• Chronic paroxysmal hemicrania headaches are rare and cause severe pain to one side of the face and head, often a throbbing, boring, or clawing sensation near or behind the eye, sometimes extending to the back of the neck. (National Institute of Neurological Disorders and Stroke)
  • Medication overuse headaches occur daily and are caused by the overuse of pain medications. These headaches occur for at least three months at a minimum of 15 days of each month. (American Migraine Foundation)
  • Cluster headaches are rare and also the most painful type of headache. They strike one side of the head and face, most often near the eye or temple. The condition occurs twice as often in men than in women and most commonly in individuals age 20 to 40. (National Organization for Rare Disorders)
  • Tension headaches are characterized by tightness or intensity around the forehead and scalp. Other symptoms are tenderness on the scalp and other parts of the upper body, and “dull, aching head pain,” according to the Mayo Clinic. They can last from several minutes to several days or even a month.

Tips and Resources for Treating Migraines vs. Headaches 

Migraines and other types of headaches can seriously impair an individual’s health. The following tips and resources serve as a starting point for people interested in preventive measures and treatments for these ailments.

Monitor Your Diet

Certain foods have been known to trigger migraines, while other foods can be helpful in preventing them. According to the American Migraine Foundation, alcohol and chocolate are the two most commonly reported food triggers, although items such as caffeine, cheeses, and processed meats may contain chemicals known to induce migraines. A regular, consistent diet of fresh, unprocessed foods that are wholesome and free of added chemicals reduces the likelihood of suffering a migraine by eliminating two other triggers in addition to food additive chemicals: hunger and weight gain.

Since the foods that trigger a migraine vary from person to person, migraine sufferers should monitor which foods may be inducing their headaches. It is particularly important to avoid these foods at times when the risk of a migraine is high, such as when you are tired or feeling more stress than usual. Women may be more susceptible to a migraine at specific times in their menstrual cycle, for example.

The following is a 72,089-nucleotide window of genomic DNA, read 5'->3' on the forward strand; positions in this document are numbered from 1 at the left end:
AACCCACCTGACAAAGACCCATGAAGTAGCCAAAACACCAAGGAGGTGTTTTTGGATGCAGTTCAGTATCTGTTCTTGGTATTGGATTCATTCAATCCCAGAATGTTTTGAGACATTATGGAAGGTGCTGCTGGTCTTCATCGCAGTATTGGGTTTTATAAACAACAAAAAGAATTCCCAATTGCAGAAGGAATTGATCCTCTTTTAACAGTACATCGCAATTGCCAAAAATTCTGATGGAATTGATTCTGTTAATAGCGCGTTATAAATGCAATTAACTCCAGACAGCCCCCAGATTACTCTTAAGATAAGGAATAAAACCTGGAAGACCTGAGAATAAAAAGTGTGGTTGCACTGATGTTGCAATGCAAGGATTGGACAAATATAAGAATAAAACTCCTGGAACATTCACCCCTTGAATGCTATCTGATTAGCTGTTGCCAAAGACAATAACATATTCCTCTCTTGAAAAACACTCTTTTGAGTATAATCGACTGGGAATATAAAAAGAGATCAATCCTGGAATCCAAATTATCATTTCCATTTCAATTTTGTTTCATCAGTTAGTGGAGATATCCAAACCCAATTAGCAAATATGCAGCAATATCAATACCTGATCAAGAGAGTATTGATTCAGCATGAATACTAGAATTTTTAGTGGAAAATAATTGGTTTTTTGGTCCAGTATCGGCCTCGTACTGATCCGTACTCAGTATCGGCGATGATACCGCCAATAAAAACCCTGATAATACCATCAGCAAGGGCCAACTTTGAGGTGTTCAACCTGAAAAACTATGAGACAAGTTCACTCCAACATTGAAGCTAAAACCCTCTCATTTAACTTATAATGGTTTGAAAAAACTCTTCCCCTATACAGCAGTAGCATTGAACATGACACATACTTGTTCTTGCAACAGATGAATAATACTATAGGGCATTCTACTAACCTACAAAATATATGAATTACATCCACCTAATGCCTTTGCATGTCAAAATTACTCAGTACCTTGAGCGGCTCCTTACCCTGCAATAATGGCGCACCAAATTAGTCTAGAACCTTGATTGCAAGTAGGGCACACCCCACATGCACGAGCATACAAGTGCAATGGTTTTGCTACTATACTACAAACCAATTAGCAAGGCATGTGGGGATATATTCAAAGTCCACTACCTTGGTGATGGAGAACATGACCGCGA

Maintain Healthy Sleeping Habits

The quality of a person’s sleep and the amount of sleep they get each night may contribute to the frequency and intensity of a migraine. A study published in the journal Medicine found that migraine sufferers in the “medium, high, and chronic migraine frequency groups were more likely to have poor sleep quality than control subjects.” Additionally, the study found that migraines themselves may affect sleep quality. “Waking up in the middle of the night or early morning” may be one of the sleep-related symptoms of migraine, according to the researchers, who point out that more study is needed to support this claim.

Reduce Stress

Stress can trigger a migraine. The American Migraine Foundation identifies an ironic corollary to stress-induced migraine headaches: once a person’s body has adjusted to a state of constant stress, a period of relaxation may result in a “let down” migraine, which is brought on by a sudden sharp drop in a person’s stress level. Stress can be managed by making time to nurture relationships and pursue personal interests, and by establishing your own priorities rather than allowing others to set your priorities for you.

Consider Medication Options Carefully

Individuals suffering from migraines or other types of headaches may seek relief by taking over-the-counter pain relievers such as acetaminophen, ibuprofen, or aspirin. However, these medications may not be the most appropriate method for treating a migraine. Anyone experiencing a migraine or other type of headache regularly should understand the limitations of over-the-counter treatments for their condition. Only through consultation with a physician or other health professional can they ensure that they’re receiving the best care for their headaches, which may be symptoms of underlying health problems.

Knowing When to Seek the Help of a Health Practitioner

 Headaches and migraines are as unique as the individuals who experience them. The maladies are caused by various factors and range in severity from occasional minor annoyances to constant crippling pain. Don’t wait until your headaches or migraines become chronic and severe to consult a health practitioner to receive a diagnosis and treatment plan that can help ensure a healthy outcome in the short term and long term.


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American Migraine Foundation, Diet and Headache Control American Migraine Foundation, Medication Overuse Headache

American Migraine Foundation, Primary Exercise Headache

American Migraine Foundation, Stress and Migraine

American Migraine Foundation, “What Type of Headache Do You Have?Cleveland Clinic, “Stabbing, Ice Pick Headaches? When You Should See a Doctor” Mayo Clinic, “Headaches: Treatment Depends on Your Diagnosis and Symptoms” Mayo Clinic, Tension Headache

National Institute of Neurological Disorders and Stroke, Hemicrania Continua Information Page National Institute of Neurological Disorders and Stroke, Paroxysmal Hemicrania Information Page

National Organization for Rare Disorders, Cluster Headache

Time, “Here’s Why Women Get Migraines More than Men” U.S. National Library of Medicine, “Associations Between Sleep Quality and Migraine Frequency”

U.S. National Library of Medicine, Migraine

World Health Organization, Headache Disorders